Don’t Fear the Reaper (The Indian Lake Trilogy #2)

Source: DRC via NetGalley (Gallery Books, Gallery/Saga Press) in exchange for an honest review
Pub. Date: February 7, 2023
Synopsis: Goodreads
Purchase Link: Amazon

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Why did I choose to read this book?

I read its predecessor My Heart is a Chainsaw and since Stephen Graham Jones is quickly becoming the horror king of my heart, I had to read the next one. Unrelated, but if you haven’t read the standalone The Only Good Indians, you should. It’s one of the best books I have ever read across all genres.

What is this book about?

Jade is back. She’s been released from prison after being acquitted of her father’s murder and she has returned to Proofrock just as a notorious serial killer has gone missing nearby. Letha Mondragon (the supposed Final Girl from book 1) is now a horror fanatic (having learned her lesson from not listening to Jade in the first book) and we begin to see how the last 4 years have been for the survivors of the Independence Day Massacre. A new horror is visiting Proofrock, as teenagers are starting to be murdered through disembowelment and Jade (now Jennifer, trying to be more adult and turning over a new leaf) sees the cycle beginning again. Her investigations launch the next set of horror lessons surrounding slasher behavior.

What is notable about the story?

This book moves so much faster and is so much more enjoyable than My Heart is a Chainsaw. Not to say that book one wasn’t enjoyable, it was just claustrophobic, limited to one view. Don’t Fear the Reaper opens up to many experiences while keeping Jade/Jennifer at the center of it all. I also loved the switch from a drawn out story over many months to this book basically happening over the course of like, two days, with most of the action happening during a huge snowstorm. The tension was very high in this one, and it never let up.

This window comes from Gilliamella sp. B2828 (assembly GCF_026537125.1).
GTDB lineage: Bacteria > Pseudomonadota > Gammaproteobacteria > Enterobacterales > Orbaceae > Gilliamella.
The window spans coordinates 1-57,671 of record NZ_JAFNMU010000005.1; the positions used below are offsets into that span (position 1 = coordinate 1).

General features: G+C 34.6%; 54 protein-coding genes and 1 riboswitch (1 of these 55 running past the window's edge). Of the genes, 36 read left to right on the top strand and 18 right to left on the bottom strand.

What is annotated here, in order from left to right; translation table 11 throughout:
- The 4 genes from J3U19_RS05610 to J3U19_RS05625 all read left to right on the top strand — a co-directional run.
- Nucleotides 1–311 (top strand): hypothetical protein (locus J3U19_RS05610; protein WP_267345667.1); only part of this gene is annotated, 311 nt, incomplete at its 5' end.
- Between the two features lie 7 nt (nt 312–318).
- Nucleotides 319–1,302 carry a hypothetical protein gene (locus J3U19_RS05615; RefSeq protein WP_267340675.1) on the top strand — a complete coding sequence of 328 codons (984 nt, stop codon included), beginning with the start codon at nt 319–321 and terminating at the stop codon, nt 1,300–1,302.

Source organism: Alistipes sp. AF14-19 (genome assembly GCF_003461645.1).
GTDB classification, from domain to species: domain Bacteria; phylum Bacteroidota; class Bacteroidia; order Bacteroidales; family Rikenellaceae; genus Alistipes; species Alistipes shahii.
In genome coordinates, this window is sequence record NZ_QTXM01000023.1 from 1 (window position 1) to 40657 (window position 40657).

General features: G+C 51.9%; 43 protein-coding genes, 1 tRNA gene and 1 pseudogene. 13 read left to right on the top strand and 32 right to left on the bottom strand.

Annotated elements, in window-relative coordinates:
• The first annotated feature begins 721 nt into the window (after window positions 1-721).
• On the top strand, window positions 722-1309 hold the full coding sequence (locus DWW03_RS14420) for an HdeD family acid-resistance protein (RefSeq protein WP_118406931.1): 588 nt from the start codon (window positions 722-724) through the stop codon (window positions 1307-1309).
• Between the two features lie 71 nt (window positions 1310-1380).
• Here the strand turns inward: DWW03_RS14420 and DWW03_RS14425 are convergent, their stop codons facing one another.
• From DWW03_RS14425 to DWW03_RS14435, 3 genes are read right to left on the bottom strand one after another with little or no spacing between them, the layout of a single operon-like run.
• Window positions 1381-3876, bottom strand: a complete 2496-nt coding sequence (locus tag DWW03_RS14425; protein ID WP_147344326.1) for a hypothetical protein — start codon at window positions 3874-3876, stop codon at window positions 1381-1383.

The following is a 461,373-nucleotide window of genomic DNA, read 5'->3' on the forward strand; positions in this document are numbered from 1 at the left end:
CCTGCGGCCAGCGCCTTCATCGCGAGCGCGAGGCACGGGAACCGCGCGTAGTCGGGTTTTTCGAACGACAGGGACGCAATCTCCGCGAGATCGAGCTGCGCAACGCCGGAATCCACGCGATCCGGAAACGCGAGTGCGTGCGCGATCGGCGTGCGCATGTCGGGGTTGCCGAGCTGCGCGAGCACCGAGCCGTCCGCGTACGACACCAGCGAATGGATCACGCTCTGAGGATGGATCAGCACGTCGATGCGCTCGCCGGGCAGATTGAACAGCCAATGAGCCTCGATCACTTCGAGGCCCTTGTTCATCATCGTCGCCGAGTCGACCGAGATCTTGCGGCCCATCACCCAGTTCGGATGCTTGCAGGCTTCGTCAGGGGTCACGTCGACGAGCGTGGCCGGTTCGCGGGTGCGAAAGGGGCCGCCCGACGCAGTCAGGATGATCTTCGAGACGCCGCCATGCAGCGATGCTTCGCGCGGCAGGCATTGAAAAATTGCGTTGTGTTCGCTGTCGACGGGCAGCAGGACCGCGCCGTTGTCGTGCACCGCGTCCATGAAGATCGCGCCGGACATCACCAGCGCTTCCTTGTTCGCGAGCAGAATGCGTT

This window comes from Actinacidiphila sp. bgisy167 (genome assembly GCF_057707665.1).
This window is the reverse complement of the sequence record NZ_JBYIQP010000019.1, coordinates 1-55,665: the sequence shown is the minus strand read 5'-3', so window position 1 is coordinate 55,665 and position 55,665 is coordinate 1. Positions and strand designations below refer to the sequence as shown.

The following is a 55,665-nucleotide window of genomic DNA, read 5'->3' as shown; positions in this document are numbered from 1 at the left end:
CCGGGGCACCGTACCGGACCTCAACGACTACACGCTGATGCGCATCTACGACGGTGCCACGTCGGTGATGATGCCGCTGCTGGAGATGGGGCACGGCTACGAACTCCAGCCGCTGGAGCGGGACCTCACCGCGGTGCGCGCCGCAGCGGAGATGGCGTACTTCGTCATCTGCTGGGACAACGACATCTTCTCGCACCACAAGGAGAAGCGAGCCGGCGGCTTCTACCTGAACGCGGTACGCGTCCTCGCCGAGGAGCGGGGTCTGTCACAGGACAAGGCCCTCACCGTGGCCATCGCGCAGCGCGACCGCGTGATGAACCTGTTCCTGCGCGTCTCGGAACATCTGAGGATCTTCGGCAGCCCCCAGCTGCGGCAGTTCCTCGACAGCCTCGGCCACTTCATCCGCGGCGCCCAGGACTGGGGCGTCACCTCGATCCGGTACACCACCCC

THE ENDING – not gonna spoil but so so good.

The story as a whole made me regret that I groaned through the slasher education in My Heart is a Chainsaw. I needed to be paying attention to understand all the decisions and motivations in Don’t Fear the Reaper. What’s notable about this is that, in this way, Stephen Graham Jones made me a part of the slasher cycle. It was sneaky, and I was a little bit mad for a second, but in the middle of Don’t Fear the Reaper I realized that I was just another exasperated adult who wasn’t listening in My Heart is a Chainsaw, and I was paying for it now that the events were unfolding a mile a minute. This was absolutely genius. I might be giving the gag away, but if you decide to start this trilogy PAY ATTENTION IN BOOK ONE. Although if the slasher theme holds up, you won’t listen to my warnings anyway.

Was anything not so great?

This might just be me, but the timeline felt a little difficult to follow. There is this big storm and the bodies are piling up and the events seem to be happening all in the same day/night. Maybe I just don’t have a good idea of how big Proofrock is. The sleuth in me wishes I had a map like what fantasy books typically give so I could flip back to it and think about where everyone is. Or some time stamps maybe. I wanted to feel the immediacy of the passage of time, how short it was.

What’s the verdict?

I’m doling out 5 stars on Goodreads for this one. Fast pacing, good mystery, the right number of snowplows, and a fantastic ending – if you’re a horror fan you’ll want to catch up on this trilogy. Jones is an absolute master at his craft and if you aren’t reading his books, you are missing out. Go get ’em.